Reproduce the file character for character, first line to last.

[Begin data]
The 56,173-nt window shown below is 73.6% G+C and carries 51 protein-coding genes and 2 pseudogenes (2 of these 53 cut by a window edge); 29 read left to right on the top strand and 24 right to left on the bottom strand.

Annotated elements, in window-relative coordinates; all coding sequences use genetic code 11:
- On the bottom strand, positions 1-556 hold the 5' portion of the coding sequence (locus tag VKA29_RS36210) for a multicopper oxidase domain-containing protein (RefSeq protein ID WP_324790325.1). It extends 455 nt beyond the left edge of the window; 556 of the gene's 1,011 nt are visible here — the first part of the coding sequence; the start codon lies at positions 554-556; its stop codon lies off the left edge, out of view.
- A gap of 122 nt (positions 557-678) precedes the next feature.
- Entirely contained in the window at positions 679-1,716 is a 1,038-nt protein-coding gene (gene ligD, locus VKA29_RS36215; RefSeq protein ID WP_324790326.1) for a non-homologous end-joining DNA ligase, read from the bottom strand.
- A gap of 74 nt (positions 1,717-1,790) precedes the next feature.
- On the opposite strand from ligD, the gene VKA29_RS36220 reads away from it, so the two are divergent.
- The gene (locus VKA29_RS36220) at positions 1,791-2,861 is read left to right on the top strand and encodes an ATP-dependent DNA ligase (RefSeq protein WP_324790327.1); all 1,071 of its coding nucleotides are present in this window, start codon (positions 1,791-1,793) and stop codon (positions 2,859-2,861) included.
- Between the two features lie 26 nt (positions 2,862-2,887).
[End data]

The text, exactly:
The 56,173-nt window shown below is 73.6% G+C and carries 51 protein-coding genes and 2 pseudogenes (2 of these 53 cut by a window edge); 29 read left to right on the top strand and 24 right to left on the bottom strand.

Annotated elements, in window-relative coordinates; all coding sequences use genetic code 11:
- On the bottom strand, positions 1-556 hold the 5' portion of the coding sequence (locus tag VKA29_RS36210) for a multicopper oxidase domain-containing protein (RefSeq protein ID WP_324790325.1). It extends 455 nt beyond the left edge of the window; 556 of the gene's 1,011 nt are visible here — the first part of the coding sequence; the start codon lies at positions 554-556; its stop codon lies off the left edge, out of view.
- A gap of 122 nt (positions 557-678) precedes the next feature.
- Entirely contained in the window at positions 679-1,716 is a 1,038-nt protein-coding gene (gene ligD, locus VKA29_RS36215; RefSeq protein ID WP_324790326.1) for a non-homologous end-joining DNA ligase, read from the bottom strand.
- A gap of 74 nt (positions 1,717-1,790) precedes the next feature.
- On the opposite strand from ligD, the gene VKA29_RS36220 reads away from it, so the two are divergent.
- The gene (locus VKA29_RS36220) at positions 1,791-2,861 is read left to right on the top strand and encodes an ATP-dependent DNA ligase (RefSeq protein WP_324790327.1); all 1,071 of its coding nucleotides are present in this window, start codon (positions 1,791-1,793) and stop codon (positions 2,859-2,861) included.
- Between the two features lie 26 nt (positions 2,862-2,887).